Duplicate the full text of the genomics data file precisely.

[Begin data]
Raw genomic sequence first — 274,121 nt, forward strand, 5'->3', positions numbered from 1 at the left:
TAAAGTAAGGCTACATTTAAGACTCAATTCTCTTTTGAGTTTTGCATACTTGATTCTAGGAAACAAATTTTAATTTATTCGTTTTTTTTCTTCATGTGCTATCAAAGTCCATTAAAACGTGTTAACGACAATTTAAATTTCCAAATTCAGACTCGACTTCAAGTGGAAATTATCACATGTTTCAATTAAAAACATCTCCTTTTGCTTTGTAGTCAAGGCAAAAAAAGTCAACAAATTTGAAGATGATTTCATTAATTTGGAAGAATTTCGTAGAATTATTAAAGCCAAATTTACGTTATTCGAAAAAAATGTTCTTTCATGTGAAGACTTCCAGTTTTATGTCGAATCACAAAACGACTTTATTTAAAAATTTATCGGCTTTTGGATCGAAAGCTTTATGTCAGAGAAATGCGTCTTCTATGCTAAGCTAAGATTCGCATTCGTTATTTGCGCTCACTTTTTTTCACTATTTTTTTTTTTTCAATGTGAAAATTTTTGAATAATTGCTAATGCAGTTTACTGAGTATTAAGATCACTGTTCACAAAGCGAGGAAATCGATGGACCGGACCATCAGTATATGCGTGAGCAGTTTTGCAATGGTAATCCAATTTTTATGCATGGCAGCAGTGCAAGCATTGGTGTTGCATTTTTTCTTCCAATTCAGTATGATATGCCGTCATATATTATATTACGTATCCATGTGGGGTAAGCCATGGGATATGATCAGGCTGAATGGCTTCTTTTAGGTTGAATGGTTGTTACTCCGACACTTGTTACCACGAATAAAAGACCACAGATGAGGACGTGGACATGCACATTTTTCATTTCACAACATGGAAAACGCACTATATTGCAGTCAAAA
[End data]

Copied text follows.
Raw genomic sequence first — 274,121 nt, forward strand, 5'->3', positions numbered from 1 at the left:
TAAAGTAAGGCTACATTTAAGACTCAATTCTCTTTTGAGTTTTGCATACTTGATTCTAGGAAACAAATTTTAATTTATTCGTTTTTTTTCTTCATGTGCTATCAAAGTCCATTAAAACGTGTTAACGACAATTTAAATTTCCAAATTCAGACTCGACTTCAAGTGGAAATTATCACATGTTTCAATTAAAAACATCTCCTTTTGCTTTGTAGTCAAGGCAAAAAAAGTCAACAAATTTGAAGATGATTTCATTAATTTGGAAGAATTTCGTAGAATTATTAAAGCCAAATTTACGTTATTCGAAAAAAATGTTCTTTCATGTGAAGACTTCCAGTTTTATGTCGAATCACAAAACGACTTTATTTAAAAATTTATCGGCTTTTGGATCGAAAGCTTTATGTCAGAGAAATGCGTCTTCTATGCTAAGCTAAGATTCGCATTCGTTATTTGCGCTCACTTTTTTTCACTATTTTTTTTTTTTCAATGTGAAAATTTTTGAATAATTGCTAATGCAGTTTACTGAGTATTAAGATCACTGTTCACAAAGCGAGGAAATCGATGGACCGGACCATCAGTATATGCGTGAGCAGTTTTGCAATGGTAATCCAATTTTTATGCATGGCAGCAGTGCAAGCATTGGTGTTGCATTTTTTCTTCCAATTCAGTATGATATGCCGTCATATATTATATTACGTATCCATGTGGGGTAAGCCATGGGATATGATCAGGCTGAATGGCTTCTTTTAGGTTGAATGGTTGTTACTCCGACACTTGTTACCACGAATAAAAGACCACAGATGAGGACGTGGACATGCACATTTTTCATTTCACAACATGGAAAACGCACTATATTGCAGTCAAAA